“Then the soldiers, when they had crucified Jesus, took His outer clothes and made four parts, a part for each soldier, and also the tunic. But the [j]tunic was seamless, woven [in one piece] from the top throughout. 24 So they said to one another, “Let us not tear it, but cast lots for it, to decide whose it will be.” This was to fulfill the Scripture, “They divided My outer clothing among them, and for My clothing they cast lots.”
Let's go back to our original question. Was Jesus rich or poor? The Bible addresses this issue in detail and offers a clear and compelling answer. Luke 22:35
Based on all the verses we have examined, do you think Jesus fits the definition of the word "poor"? In other words, do you think Jesus was indigent, impoverished, needy, wanting in material goods, destitute, feeble, dejected, worthy of pity or sympathy, inferior, pitiful, second-class, second-rate, lacking, or insufficient?
On the other hand, consider the definition of the word" prosperous"—marked by success or economic well-being, enjoying vigorous and healthy growth, flourishing, successful, robust, progressing, favorable.
Which definition best describes the biblical Jesus? Let's review the information about Jesus we discovered in God's Word:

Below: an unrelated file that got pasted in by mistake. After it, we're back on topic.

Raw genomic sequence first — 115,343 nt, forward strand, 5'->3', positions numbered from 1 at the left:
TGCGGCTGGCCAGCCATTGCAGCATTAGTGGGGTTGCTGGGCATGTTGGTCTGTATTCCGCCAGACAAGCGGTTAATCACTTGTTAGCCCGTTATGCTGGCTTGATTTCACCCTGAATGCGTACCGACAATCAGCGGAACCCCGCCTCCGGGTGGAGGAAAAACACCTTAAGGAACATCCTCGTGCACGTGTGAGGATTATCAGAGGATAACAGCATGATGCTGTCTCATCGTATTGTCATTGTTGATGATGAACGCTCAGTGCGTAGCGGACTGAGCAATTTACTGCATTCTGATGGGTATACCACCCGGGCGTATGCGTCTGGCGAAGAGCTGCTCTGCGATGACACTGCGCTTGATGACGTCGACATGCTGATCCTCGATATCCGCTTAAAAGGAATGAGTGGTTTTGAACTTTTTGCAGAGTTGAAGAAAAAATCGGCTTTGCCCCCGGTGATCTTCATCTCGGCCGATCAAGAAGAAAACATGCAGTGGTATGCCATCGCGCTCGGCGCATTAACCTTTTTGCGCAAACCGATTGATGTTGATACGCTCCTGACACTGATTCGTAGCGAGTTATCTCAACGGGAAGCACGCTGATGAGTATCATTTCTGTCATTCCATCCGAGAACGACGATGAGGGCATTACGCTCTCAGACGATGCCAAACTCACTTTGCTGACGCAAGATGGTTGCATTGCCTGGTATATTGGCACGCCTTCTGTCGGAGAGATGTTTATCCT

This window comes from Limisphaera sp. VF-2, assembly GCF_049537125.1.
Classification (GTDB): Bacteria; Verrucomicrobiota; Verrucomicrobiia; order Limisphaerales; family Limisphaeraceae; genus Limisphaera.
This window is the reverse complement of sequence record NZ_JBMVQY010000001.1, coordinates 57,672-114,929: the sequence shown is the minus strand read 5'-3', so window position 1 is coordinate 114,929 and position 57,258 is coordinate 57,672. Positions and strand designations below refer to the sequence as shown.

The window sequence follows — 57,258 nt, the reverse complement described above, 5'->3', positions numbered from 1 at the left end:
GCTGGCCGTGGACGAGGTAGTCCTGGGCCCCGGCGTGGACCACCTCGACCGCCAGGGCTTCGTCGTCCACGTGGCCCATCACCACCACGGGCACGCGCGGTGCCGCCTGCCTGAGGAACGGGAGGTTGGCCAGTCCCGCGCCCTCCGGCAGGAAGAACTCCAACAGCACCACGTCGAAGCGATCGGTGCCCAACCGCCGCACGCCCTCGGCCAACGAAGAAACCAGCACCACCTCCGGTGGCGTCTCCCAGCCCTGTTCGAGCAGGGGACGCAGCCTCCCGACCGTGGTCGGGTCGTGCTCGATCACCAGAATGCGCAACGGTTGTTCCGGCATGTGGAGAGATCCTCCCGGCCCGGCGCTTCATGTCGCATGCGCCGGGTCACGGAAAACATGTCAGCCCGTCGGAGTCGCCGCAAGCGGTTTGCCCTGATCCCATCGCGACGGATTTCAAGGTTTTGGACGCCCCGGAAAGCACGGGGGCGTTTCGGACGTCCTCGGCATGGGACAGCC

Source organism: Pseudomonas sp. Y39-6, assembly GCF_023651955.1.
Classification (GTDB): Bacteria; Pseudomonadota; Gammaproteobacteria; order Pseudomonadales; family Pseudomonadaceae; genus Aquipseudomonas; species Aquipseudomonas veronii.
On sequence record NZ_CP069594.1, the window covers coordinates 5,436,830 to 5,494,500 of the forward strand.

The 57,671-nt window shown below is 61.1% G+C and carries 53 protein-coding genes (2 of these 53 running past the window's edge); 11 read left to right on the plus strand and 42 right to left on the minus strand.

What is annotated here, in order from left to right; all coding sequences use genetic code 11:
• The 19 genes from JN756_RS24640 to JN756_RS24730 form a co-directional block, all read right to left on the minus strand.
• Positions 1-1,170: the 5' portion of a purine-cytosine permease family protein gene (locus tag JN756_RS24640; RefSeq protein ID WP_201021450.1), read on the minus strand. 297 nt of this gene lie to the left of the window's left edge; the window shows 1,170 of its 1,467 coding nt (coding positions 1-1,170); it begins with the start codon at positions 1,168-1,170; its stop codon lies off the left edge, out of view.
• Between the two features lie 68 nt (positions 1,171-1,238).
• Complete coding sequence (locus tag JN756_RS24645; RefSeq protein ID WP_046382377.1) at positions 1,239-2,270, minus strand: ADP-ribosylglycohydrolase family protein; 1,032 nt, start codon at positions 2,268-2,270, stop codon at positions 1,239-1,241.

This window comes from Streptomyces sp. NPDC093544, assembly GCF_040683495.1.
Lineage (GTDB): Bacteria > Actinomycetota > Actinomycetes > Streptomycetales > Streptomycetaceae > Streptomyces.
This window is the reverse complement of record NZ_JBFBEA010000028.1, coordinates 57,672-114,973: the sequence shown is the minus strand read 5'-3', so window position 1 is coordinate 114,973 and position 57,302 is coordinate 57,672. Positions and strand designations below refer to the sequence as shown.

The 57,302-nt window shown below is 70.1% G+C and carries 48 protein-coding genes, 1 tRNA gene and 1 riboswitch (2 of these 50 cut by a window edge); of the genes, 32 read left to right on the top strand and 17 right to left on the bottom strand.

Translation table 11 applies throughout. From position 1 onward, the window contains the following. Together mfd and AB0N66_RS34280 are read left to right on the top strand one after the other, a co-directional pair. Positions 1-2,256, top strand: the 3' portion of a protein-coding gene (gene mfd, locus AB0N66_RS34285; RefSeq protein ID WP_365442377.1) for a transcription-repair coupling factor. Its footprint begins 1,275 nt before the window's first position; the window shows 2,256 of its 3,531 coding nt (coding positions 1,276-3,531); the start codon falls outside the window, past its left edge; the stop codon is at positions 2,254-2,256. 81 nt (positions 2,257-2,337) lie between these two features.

“And when they had come into the house, they saw the young Child with Mary His mother, and fell down and worshiped Him. And when they had opened their treasures, they presented gifts to Him: gold, frankincense, and myrrh.” [Matthew 2:11]
The Bible indicates that Jesus' ministry assisted the poor financially on a regular basis.
The testimony of Jesus' own disciples at the end of His earthly ministry was that they never lacked anything.
Jesus had generous resources to accomplish the calling God gave Him. His lifestyle did not detract attention from His teaching. The Bible teachers of Jesus’ day, the Pharisees, had a reputation for being “lovers of money” (Luke 16:14). That accusation was never made of Jesus—yet he frequently challenged his listeners about money! Scriptural facts are compelling proof that Jesus was not poor, but was a prosperous man. This is not suggesting that He lived a lavish or extravagant lifestyle—that would not have been practical for Him. But Jesus had His needs met during His life on earth, and He was able to do what God asked Him to do.
Jesus' prosperity should not surprise us. The Old Covenant promised prosperity to those who walked in the will of God (Deuteronomy 29:9; Joshua 1:7; 1 Kings 2:3; 1 Chronicles 22:13; 2Chronicles 20:20 and 26:5; Job 36:11; Nehemiah 1:11, and Psalm1:1-3).
Do you think that Jesus met the qualification of walking in God's will? Of course, He did. He declared in John 6:38, "For I came down from heaven, not to do Mine own will, but the will of Him that sent me."